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Lincoln as Baseball Champion in The National Game
by Currier and Ives
Click to enlarge:

From the year baseball stepped forward as the national sport: Lincoln, the ‘Rail Splitter,’ is depicted as a victorious player, with candidates Bell, Douglas and Breckinridge looking on. This not only is the first identified reference of baseball as the “national game,” but also can be considered the start of the tradition of sports metaphors in American politics.

[BASEBALL; ABRAHAM LINCOLN]. Lithograph (attributed to Louis Maurer). The National Game. Three ‘Outs’ and One ‘Run.’ Abraham Winning the Ball. New York, N.Y.: Currier & Ives, 1860. 16 x 11 ¾ in.

Inventory #22627       Price: $13,500

The print portrays three candidates holding baseball bats inscribed with their respective political positions -- “fusion” for John Bell of the border state Constitutional Union party; “non-intervention” (on the slavery issue) for Stephen Douglas, a northern Democrat; and “slavery extension” for John C. Breckinridge, a southern Democrat. Lincoln’s bat is a rail, labeled “equal rights and free territory.” He is also raising a ball, signifying that he was the winner.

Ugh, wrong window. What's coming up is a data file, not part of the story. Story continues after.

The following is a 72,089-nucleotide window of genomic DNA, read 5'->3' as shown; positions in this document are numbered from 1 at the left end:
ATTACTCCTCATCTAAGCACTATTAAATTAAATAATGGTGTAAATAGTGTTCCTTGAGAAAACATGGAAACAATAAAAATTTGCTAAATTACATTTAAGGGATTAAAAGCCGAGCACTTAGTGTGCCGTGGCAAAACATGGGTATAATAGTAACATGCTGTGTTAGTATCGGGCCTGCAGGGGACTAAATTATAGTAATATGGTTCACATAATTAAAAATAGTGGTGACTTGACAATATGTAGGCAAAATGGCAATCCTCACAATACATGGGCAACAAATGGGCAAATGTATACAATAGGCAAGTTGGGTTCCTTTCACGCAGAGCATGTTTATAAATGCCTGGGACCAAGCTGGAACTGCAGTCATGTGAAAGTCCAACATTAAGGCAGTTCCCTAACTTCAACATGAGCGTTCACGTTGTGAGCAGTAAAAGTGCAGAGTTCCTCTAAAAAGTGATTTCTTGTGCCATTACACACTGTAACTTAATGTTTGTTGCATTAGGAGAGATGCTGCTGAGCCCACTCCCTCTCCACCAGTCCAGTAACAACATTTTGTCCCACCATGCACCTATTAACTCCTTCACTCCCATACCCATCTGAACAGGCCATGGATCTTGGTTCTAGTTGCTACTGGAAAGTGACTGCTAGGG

The words in each figure’s text bubble contain the baseball slang of the era. Bell thinks that it is “very singular that we three should strike ‘foul’ and be ‘put out’ while old Abe made such a ‘good lick.’”

Douglas explains: “That’s because he had that confounded rail, to strike with. I thought our fusion would be a ‘short stop’ to his career.”

Breckinridge, holding his nose and turning away, proclaims: “I guess I’d better leave for Kentucky, for I smell something strong around here, and begin to think that we are completely ‘skunk’d.’”

Lincoln has the last word: “Gentlemen, if any of you should ever take a hand in another match at this game, remember that you must have ‘a good bat’ and strike a ‘fair ball’ to make a ‘clean score’ & a ‘home run.’”

The image is widely known from reproductions of the Library of Congress copy, but the print is particularly rare. No other copies have been found in WorldCat; only one other copy -- also handled by Kaller -- appears in major auction records


Expertly cleaned, mended, and de-acidified; conservation treatment report available on request.

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